Mansory Siracusa Makes the Ferrari 458 Italia Even Harder to Miss
Although the Ferrari 458 Italia has only been on sale for about a year, there’s already a bumper crop of companies offering upgrades ranging from cat-back exhaust systems to full-on upgrade packages. Some might question the wisdom of modifying a car as stylish and as fast as the 458 Italia, but the fact of the matter is people want their cars to stand out. And one of the companies that now wants to help 458 Italia owners realize that dream is Mansory.
Now we know what you’re thinking: “Oh gawd, Mansory? The same guys who think a blue-and-yellow widebody Panamera and an inverted-skunk-hued SLR McLaren is the height of vehicular fashion? Noooooo!” Yeah, we won’t argue that most of Mansory’s work is, uh, “polarizing.” Their redecorating of the Italia, however, is actually quite tolerable, if not tasteful.
Called the Siracusa, the bulk of this package – as is the case with most of Mansory’s mods – is the exterior. The new front bumper is wider, featuring larger air vents next to the headlights, aerodynamic dive planes, and an Enzo-like grille layout. The front trunklid now has a bulge that blends into the bumper. The side skirts feature an aggressive scoop layout that’s an ever-so-subtle callback to the quintessentially ‘80s Testarossa. The rear bumper features winglets in either side and two big tailpipes in the center of the massive diffuser. Up top, there’s a rear spoiler and slats where the window over the engine used to be. Did we mention all of those bits are carbon fiber, and that they actually reduce the body’s weight by 154 lb.? We just did.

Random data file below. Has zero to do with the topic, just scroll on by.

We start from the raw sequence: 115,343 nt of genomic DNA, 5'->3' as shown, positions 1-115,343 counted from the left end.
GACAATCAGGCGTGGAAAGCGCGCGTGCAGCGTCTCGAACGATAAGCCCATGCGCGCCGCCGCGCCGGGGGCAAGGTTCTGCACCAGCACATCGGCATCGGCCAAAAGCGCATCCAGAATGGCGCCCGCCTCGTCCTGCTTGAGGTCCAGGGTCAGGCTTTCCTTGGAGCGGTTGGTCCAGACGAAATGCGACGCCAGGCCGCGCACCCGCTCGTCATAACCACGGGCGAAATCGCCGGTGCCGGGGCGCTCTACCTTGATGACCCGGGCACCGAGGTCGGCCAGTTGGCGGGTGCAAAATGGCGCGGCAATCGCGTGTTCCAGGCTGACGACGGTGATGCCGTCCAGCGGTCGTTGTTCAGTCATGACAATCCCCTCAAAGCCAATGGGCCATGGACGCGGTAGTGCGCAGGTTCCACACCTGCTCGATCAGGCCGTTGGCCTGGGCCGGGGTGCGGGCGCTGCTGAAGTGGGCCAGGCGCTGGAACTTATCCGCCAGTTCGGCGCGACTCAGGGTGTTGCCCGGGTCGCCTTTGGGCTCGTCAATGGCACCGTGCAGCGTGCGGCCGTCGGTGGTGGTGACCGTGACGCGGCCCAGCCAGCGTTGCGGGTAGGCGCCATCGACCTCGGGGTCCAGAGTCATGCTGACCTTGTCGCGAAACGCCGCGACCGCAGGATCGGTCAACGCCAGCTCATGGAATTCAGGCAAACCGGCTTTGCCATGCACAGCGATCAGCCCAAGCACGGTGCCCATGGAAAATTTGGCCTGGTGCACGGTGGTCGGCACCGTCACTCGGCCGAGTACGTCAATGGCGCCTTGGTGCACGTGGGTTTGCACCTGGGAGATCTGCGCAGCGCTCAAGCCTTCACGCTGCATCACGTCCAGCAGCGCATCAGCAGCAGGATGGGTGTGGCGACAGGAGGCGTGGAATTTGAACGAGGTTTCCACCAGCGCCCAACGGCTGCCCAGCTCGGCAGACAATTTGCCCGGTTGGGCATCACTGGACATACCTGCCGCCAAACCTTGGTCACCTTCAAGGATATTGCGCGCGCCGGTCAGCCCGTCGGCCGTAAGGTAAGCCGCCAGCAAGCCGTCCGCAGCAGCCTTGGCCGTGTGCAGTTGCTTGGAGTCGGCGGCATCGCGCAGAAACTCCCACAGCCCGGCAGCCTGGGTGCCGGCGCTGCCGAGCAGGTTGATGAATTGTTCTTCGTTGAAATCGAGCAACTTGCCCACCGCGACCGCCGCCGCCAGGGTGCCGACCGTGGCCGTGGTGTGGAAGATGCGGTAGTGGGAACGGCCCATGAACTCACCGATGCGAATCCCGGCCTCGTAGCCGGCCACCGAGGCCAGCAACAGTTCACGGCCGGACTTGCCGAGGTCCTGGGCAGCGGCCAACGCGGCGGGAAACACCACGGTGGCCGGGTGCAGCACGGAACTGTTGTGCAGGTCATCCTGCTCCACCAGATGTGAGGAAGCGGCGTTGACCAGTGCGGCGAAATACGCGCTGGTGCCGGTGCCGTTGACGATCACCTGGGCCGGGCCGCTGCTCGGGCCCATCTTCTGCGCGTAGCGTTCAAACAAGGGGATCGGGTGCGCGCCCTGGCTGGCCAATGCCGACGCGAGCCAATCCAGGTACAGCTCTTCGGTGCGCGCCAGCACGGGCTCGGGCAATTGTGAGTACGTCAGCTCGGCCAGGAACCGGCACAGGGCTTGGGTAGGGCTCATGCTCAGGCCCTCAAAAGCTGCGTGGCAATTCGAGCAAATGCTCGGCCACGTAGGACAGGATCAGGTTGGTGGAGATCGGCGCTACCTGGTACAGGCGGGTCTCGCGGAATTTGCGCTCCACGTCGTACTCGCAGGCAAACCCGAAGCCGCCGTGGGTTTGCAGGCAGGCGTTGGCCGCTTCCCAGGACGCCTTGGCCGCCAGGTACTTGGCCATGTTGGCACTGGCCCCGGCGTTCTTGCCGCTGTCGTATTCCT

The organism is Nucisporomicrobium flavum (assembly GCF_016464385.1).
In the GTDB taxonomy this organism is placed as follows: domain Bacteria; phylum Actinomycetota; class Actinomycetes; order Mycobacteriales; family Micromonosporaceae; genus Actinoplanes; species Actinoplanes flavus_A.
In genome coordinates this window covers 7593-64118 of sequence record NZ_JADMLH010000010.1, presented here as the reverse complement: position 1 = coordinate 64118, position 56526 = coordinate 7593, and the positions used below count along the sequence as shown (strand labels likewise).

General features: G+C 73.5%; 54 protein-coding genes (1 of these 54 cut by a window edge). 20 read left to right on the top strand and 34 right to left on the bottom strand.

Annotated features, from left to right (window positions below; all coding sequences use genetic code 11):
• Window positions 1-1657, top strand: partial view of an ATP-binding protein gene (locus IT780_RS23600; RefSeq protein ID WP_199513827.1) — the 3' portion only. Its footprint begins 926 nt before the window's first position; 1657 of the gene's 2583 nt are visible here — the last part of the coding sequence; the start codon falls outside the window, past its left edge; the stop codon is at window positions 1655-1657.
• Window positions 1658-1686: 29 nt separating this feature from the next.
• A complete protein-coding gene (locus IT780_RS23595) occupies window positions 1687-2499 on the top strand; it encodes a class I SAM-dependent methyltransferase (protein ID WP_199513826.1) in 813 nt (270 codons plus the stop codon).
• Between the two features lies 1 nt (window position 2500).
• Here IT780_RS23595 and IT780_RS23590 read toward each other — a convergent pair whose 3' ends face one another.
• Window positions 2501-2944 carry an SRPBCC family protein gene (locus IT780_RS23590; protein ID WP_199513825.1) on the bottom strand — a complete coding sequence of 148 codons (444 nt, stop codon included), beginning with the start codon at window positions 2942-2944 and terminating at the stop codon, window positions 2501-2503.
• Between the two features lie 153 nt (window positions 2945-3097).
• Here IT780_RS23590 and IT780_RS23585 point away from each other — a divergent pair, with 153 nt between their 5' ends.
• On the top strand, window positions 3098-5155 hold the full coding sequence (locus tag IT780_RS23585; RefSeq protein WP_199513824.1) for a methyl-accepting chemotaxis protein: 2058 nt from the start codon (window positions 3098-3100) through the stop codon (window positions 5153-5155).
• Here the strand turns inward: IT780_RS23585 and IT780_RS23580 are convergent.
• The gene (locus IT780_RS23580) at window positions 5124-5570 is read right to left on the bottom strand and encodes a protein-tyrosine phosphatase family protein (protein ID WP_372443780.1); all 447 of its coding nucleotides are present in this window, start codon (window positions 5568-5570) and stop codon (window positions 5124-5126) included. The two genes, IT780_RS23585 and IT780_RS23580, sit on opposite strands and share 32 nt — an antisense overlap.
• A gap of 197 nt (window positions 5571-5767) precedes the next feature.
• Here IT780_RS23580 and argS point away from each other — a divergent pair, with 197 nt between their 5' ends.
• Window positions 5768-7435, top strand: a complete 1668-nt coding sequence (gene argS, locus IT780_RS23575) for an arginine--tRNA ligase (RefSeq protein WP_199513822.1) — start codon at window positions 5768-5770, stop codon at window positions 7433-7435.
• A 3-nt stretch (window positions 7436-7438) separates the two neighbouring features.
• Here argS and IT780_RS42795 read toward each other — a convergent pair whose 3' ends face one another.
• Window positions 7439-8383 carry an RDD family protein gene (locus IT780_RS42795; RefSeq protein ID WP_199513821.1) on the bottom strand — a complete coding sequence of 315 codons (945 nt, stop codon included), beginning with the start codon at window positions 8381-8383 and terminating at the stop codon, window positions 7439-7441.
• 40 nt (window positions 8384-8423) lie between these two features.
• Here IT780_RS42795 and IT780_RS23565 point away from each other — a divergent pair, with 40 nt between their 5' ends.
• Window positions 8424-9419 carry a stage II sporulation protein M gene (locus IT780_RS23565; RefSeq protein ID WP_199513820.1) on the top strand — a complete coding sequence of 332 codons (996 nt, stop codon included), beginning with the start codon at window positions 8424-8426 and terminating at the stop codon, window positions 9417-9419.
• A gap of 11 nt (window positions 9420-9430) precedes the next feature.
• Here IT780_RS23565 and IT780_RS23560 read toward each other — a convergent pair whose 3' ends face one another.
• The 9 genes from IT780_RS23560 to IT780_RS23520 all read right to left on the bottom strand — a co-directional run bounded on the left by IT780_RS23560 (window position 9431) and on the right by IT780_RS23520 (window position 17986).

Handling has been enhanced via a retuned suspension and Michelin PS2 tires wrapped around snazzy centerlock wheels measuring 9×20” up front, 11×21” in back. The aforementioned bodykit adds downforce, further improving the Siracusa’s ability to latch onto the road. And even though the cornering forces will be more extreme, your caboose won’t be sliding around thanks to the seats being retrimmed in a pleasing combination of ultrasuede and leather (though we can probably live without the yellow piping and stitching). Other interior tweaks include loads of carbon fiber trim and carbon fiber door panels.
Yeah, yeah, this is all fine and dandy, but did they do anything to the engine? As a matter of fact yes…they just don’t give any specifics of how they got 590hp and 413 lb.-ft out of the 4.5L V8. What isn’t a mystery, however, is what that extra muscle means when you floor the loud pedal: A standing sprint to 62 mph takes just 3.2 seconds, and top speed rises to 205 mph.
What’s all this going to cost you? That too is something Mansory is keeping close to the vest, but really, if you can afford a 458 Italia, there’s a damn good chance you can afford to send it to Mansory and tell them to turn it into a Siracusa. The question is, do you want them to do so?